The Black Tea House on Sand | Home Design Find

Home Design Find

No Comments »

The Black Tea House on Sand

teahouse2 architecture

The pale bamboo interior of the Black Tea House welcomes light bounced up by white sand onto the placid simplicity of its viewing platform.

teahouse architecture

Dark strips of wood filter the play of sunlight onto its platform.

teahouse3 architecture

The blackened-larch wood strips is the source of the name; the Black Tea House.

Sliding doors on three sides make it possible to contemplate differing views into the surrounding gardens.

teahouse4 architecture
From this angle, the small and concise structure of the tea house is made clear.

The green roof will eventually grow native grasses like these surrounding it.

teahouse7 architecture

The curved sliding door on the left would appear to be made of a flexible material such as rice paper with wood ends, so that it is able to slide around the curved wall, an intriguing and interesting idea.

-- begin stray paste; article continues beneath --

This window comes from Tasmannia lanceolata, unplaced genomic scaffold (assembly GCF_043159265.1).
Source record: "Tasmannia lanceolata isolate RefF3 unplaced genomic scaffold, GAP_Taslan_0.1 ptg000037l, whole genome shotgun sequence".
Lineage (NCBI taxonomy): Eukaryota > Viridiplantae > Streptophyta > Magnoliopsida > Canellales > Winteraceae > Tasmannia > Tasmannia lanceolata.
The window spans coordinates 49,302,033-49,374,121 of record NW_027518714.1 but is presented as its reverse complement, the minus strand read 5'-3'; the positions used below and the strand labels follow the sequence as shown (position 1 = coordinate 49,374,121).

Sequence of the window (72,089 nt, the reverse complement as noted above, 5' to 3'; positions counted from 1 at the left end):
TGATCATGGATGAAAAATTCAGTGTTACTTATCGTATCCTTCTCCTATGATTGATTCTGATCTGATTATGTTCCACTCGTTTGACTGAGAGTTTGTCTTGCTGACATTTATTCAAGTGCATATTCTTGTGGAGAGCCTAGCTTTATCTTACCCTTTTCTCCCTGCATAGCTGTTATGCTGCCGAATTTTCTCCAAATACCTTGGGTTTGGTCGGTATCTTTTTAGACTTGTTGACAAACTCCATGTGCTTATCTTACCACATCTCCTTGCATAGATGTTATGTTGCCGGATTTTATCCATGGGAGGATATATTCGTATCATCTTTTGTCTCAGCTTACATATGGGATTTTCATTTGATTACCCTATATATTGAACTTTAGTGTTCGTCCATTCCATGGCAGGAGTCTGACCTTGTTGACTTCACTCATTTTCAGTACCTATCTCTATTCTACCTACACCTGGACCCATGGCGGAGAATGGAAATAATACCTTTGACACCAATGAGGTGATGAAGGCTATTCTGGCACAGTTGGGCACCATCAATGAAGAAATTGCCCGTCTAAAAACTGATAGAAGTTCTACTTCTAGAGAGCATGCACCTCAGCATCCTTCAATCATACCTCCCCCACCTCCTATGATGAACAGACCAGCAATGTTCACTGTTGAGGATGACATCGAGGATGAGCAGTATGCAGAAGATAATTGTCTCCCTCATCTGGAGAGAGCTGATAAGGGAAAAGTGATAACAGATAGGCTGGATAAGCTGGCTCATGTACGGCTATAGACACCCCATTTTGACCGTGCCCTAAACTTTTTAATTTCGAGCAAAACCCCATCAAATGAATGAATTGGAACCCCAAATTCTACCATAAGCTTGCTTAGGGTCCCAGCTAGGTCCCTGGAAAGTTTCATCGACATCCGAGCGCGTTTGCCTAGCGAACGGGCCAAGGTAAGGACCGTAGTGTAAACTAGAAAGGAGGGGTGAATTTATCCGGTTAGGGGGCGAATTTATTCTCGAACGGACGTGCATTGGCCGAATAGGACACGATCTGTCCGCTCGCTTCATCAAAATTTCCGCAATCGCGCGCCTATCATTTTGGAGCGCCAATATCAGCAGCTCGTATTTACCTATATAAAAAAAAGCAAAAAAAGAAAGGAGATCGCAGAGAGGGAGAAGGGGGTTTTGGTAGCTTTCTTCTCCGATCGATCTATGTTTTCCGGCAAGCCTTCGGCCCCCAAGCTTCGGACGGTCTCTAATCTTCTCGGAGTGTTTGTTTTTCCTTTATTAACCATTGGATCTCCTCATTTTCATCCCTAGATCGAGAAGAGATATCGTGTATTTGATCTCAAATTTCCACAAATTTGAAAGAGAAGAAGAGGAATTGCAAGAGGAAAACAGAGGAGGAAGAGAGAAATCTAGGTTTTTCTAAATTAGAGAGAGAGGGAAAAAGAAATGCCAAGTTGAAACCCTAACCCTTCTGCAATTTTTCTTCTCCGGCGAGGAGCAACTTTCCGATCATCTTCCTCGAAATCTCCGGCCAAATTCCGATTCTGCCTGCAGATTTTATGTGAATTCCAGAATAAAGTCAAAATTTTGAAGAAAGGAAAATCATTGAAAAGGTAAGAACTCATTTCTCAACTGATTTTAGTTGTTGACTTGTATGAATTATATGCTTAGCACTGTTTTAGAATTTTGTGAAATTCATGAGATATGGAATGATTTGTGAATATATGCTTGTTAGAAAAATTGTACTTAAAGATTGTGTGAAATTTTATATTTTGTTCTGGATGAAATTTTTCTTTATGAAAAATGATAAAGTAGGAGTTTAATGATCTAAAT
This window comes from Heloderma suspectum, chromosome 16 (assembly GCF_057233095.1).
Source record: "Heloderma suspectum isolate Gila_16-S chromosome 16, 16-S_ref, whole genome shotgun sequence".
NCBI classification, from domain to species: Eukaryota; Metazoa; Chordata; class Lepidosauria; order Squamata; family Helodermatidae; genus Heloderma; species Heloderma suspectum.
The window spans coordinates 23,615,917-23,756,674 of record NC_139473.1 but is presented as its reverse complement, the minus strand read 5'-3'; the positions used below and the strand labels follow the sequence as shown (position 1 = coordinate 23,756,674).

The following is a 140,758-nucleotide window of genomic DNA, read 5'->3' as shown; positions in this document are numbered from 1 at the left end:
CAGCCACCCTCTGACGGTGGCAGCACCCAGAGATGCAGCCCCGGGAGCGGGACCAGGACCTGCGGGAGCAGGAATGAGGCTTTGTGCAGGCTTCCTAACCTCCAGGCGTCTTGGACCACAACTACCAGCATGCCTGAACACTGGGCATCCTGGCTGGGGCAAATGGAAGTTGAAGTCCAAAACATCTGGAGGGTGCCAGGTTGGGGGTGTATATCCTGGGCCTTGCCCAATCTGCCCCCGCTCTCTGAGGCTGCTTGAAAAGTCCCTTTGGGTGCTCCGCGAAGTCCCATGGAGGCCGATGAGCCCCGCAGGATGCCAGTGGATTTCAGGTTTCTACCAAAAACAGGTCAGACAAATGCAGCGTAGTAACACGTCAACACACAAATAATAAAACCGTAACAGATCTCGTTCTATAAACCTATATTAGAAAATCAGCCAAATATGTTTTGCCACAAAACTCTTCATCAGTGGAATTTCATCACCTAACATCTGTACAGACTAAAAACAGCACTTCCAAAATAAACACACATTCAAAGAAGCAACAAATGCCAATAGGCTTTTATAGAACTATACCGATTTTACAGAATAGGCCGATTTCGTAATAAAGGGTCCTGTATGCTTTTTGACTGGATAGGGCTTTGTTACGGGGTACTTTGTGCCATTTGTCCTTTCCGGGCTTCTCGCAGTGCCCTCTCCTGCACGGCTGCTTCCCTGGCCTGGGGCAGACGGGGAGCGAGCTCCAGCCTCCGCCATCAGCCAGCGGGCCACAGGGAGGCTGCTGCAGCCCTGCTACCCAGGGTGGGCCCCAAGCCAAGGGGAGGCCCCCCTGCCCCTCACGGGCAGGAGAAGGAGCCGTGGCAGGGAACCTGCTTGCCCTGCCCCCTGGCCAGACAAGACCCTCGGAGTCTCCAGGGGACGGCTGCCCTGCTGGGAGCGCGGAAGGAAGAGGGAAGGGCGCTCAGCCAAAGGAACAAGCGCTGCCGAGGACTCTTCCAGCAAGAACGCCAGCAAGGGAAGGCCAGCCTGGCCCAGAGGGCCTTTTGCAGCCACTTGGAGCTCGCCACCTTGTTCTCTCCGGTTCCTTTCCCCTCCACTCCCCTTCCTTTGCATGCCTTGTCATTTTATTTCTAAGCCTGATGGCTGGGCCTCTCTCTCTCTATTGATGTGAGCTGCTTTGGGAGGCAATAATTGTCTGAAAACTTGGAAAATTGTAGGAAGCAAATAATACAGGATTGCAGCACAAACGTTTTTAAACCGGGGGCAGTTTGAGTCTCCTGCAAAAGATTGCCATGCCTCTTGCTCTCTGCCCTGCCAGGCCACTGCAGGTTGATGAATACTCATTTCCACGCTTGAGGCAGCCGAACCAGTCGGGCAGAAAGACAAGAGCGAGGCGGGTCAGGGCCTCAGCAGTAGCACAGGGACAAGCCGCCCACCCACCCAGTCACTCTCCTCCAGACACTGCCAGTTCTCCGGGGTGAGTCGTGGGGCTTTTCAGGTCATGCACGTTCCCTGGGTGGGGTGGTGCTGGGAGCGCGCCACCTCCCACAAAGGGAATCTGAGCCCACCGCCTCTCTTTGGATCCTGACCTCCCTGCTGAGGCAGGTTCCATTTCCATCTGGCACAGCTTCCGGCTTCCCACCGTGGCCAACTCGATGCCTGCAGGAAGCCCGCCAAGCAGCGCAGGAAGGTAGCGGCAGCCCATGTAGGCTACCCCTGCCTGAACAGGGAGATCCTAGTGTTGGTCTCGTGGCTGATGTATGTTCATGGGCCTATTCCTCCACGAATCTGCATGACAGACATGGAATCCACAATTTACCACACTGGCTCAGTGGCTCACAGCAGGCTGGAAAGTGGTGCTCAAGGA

teahouse9 architecture

A tent of ropes creates a view up the chimney, where the teapot is suspended.

teahouse10 architecture

As the ropes come down, they are held in place by a woven effect in the sisal ropes, that makes this portion of the tea house seem to reference a yurt.

teahouse8 architecture

A temporary building material is used (the fiber rope) to form a roof, conjoined to an earthen wall, connecting this tea house near sand to a perhaps more ancient tradition of stopping for tea in a desert encampment on a journey.

teahouse5 architecture

A more traditionally Japanese focus on the simplest elements is evidenced in these bamboo vases for dried flowers built right into the wall.

You can receive our articles for free in your email inbox or subscribe to our RSS feed. Just enter your email below for the email subscription:

| Buy | Print

Leave a Comment